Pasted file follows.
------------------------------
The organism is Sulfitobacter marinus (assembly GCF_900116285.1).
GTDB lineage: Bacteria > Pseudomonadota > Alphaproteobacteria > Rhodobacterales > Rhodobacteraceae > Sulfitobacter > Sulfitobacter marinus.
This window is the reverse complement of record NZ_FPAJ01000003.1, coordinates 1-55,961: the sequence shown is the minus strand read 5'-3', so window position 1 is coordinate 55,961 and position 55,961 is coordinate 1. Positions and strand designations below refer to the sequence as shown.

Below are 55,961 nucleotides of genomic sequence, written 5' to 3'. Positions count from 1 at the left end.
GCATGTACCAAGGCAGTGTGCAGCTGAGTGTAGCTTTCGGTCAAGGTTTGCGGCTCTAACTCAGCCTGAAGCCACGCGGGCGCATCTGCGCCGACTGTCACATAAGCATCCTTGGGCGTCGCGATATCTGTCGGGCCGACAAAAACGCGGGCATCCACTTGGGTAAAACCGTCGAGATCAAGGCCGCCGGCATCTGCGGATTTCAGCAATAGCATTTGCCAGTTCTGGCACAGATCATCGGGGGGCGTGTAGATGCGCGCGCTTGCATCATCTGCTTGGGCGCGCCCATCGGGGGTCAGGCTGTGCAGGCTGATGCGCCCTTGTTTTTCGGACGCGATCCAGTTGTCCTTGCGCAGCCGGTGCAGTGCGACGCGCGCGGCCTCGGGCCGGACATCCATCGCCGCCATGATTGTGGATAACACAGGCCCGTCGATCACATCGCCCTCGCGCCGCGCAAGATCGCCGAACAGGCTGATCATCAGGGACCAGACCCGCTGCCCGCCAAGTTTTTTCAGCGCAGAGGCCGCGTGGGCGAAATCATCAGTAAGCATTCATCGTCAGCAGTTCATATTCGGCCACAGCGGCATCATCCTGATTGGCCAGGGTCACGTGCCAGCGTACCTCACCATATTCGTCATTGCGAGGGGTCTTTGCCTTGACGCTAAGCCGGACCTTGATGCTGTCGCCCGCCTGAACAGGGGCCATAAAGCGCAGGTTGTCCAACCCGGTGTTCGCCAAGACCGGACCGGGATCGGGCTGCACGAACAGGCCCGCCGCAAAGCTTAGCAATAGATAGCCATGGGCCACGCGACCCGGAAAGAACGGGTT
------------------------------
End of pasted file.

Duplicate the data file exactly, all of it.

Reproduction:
The organism is Sulfitobacter marinus (assembly GCF_900116285.1).
GTDB lineage: Bacteria > Pseudomonadota > Alphaproteobacteria > Rhodobacterales > Rhodobacteraceae > Sulfitobacter > Sulfitobacter marinus.
This window is the reverse complement of record NZ_FPAJ01000003.1, coordinates 1-55,961: the sequence shown is the minus strand read 5'-3', so window position 1 is coordinate 55,961 and position 55,961 is coordinate 1. Positions and strand designations below refer to the sequence as shown.

Below are 55,961 nucleotides of genomic sequence, written 5' to 3'. Positions count from 1 at the left end.
GCATGTACCAAGGCAGTGTGCAGCTGAGTGTAGCTTTCGGTCAAGGTTTGCGGCTCTAACTCAGCCTGAAGCCACGCGGGCGCATCTGCGCCGACTGTCACATAAGCATCCTTGGGCGTCGCGATATCTGTCGGGCCGACAAAAACGCGGGCATCCACTTGGGTAAAACCGTCGAGATCAAGGCCGCCGGCATCTGCGGATTTCAGCAATAGCATTTGCCAGTTCTGGCACAGATCATCGGGGGGCGTGTAGATGCGCGCGCTTGCATCATCTGCTTGGGCGCGCCCATCGGGGGTCAGGCTGTGCAGGCTGATGCGCCCTTGTTTTTCGGACGCGATCCAGTTGTCCTTGCGCAGCCGGTGCAGTGCGACGCGCGCGGCCTCGGGCCGGACATCCATCGCCGCCATGATTGTGGATAACACAGGCCCGTCGATCACATCGCCCTCGCGCCGCGCAAGATCGCCGAACAGGCTGATCATCAGGGACCAGACCCGCTGCCCGCCAAGTTTTTTCAGCGCAGAGGCCGCGTGGGCGAAATCATCAGTAAGCATTCATCGTCAGCAGTTCATATTCGGCCACAGCGGCATCATCCTGATTGGCCAGGGTCACGTGCCAGCGTACCTCACCATATTCGTCATTGCGAGGGGTCTTTGCCTTGACGCTAAGCCGGACCTTGATGCTGTCGCCCGCCTGAACAGGGGCCATAAAGCGCAGGTTGTCCAACCCGGTGTTCGCCAAGACCGGACCGGGATCGGGCTGCACGAACAGGCCCGCCGCAAAGCTTAGCAATAGATAGCCATGGGCCACGCGACCCGGAAAGAACGGGTT